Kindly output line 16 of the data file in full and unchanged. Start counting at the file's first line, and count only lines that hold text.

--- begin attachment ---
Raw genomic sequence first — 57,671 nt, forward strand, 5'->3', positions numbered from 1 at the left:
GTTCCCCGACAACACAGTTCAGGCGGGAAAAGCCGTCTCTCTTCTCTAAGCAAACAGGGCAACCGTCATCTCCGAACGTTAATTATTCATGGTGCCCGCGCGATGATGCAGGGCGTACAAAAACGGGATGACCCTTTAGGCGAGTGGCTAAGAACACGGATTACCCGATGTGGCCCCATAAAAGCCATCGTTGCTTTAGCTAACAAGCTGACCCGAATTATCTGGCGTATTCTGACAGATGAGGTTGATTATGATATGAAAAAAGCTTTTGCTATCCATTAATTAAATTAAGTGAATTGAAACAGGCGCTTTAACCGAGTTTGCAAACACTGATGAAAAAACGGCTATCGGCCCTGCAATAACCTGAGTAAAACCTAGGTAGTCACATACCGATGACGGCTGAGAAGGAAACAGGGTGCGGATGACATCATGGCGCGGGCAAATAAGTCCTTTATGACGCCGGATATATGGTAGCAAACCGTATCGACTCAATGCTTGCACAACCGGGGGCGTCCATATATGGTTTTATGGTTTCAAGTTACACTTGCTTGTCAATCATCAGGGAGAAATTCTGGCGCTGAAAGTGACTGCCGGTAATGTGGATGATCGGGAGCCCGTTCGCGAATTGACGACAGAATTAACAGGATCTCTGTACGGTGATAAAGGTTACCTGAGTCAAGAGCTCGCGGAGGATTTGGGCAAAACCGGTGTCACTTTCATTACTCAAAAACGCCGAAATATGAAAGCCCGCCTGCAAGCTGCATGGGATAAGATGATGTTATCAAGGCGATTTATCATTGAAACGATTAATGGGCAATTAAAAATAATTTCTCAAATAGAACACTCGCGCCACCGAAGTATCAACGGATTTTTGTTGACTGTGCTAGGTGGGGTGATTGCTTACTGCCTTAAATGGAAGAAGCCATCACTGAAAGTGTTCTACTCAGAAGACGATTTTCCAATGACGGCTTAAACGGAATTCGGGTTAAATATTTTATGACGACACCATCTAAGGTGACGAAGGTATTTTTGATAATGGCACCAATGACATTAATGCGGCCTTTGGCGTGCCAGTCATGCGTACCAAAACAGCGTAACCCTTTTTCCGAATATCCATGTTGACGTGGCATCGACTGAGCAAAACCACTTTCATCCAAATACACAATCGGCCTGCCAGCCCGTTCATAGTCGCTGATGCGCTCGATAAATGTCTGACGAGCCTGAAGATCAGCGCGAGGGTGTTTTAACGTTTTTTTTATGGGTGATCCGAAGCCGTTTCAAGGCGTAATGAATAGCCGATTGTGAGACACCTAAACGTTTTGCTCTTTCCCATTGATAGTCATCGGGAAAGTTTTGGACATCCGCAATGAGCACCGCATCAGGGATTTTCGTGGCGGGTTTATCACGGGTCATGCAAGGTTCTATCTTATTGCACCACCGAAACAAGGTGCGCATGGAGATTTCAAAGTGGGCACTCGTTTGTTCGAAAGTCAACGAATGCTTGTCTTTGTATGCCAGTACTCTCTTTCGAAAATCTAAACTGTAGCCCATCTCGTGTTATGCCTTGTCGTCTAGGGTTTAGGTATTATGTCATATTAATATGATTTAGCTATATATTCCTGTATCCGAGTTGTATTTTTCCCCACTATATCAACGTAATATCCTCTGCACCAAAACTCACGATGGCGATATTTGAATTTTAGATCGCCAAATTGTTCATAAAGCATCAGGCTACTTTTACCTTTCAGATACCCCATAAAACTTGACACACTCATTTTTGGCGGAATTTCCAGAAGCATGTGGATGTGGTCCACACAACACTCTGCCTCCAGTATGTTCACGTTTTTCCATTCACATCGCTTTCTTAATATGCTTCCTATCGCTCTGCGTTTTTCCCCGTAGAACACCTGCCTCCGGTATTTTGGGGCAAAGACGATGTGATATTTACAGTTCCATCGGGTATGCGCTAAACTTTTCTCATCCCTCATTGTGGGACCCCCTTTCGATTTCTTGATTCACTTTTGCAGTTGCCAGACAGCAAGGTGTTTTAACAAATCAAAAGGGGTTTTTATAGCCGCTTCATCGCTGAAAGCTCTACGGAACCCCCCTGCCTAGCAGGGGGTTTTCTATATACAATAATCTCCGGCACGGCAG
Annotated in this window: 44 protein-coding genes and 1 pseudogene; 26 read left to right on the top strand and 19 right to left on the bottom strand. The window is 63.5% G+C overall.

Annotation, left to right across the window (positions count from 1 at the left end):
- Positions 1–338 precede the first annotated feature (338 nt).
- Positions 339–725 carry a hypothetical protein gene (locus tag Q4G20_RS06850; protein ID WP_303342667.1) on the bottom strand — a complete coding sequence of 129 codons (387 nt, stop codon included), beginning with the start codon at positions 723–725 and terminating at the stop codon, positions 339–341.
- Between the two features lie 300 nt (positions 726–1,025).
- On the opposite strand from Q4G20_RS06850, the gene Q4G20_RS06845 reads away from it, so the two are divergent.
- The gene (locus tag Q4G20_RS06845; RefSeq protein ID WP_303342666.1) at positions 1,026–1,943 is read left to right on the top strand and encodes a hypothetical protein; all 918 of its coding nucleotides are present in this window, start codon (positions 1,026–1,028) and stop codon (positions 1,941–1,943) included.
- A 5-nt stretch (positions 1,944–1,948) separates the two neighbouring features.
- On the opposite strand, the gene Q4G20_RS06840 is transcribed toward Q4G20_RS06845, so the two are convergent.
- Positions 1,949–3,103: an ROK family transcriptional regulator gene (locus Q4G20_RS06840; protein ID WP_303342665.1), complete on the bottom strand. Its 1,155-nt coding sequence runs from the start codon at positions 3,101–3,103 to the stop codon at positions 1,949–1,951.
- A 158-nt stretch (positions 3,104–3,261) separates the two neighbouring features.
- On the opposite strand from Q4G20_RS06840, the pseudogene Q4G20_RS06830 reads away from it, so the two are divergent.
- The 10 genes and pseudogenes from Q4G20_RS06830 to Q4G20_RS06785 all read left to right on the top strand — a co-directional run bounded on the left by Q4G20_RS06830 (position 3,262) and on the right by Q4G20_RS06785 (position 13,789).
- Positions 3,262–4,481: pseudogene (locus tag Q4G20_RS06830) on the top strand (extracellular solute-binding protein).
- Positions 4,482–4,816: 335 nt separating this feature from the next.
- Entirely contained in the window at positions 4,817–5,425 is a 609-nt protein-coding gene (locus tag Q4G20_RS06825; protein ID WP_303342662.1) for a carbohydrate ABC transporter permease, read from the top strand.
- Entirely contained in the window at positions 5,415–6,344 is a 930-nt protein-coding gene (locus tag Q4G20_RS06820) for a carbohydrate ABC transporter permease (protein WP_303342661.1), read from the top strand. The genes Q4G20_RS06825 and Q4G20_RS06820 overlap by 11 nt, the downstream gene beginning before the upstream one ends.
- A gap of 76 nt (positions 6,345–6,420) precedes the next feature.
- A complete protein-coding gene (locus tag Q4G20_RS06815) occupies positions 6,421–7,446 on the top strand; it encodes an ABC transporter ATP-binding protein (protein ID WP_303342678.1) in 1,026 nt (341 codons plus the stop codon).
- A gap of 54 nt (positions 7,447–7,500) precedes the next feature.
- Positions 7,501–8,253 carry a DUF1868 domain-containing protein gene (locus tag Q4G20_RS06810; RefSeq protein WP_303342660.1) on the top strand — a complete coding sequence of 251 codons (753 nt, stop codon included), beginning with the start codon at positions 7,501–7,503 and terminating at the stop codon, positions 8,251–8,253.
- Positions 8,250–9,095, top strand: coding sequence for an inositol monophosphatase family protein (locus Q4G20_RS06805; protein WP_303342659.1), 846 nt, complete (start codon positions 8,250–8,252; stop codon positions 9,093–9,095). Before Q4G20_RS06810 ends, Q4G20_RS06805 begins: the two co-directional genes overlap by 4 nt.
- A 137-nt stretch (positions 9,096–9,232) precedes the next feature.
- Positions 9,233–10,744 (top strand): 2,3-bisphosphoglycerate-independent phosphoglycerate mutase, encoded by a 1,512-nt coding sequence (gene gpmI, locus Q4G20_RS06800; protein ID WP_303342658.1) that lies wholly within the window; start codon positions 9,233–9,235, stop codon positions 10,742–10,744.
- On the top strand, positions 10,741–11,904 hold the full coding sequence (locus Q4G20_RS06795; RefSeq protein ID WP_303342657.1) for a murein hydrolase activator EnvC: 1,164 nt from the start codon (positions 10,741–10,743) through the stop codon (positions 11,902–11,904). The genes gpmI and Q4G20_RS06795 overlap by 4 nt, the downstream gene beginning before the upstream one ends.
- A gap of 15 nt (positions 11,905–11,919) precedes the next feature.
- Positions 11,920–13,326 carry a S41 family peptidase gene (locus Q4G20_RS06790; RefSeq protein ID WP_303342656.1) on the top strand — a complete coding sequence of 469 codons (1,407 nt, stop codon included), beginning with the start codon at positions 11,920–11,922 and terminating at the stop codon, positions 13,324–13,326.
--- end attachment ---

- Positions 3,262–4,481: pseudogene (locus tag Q4G20_RS06830) on the top strand (extracellular solute-binding protein).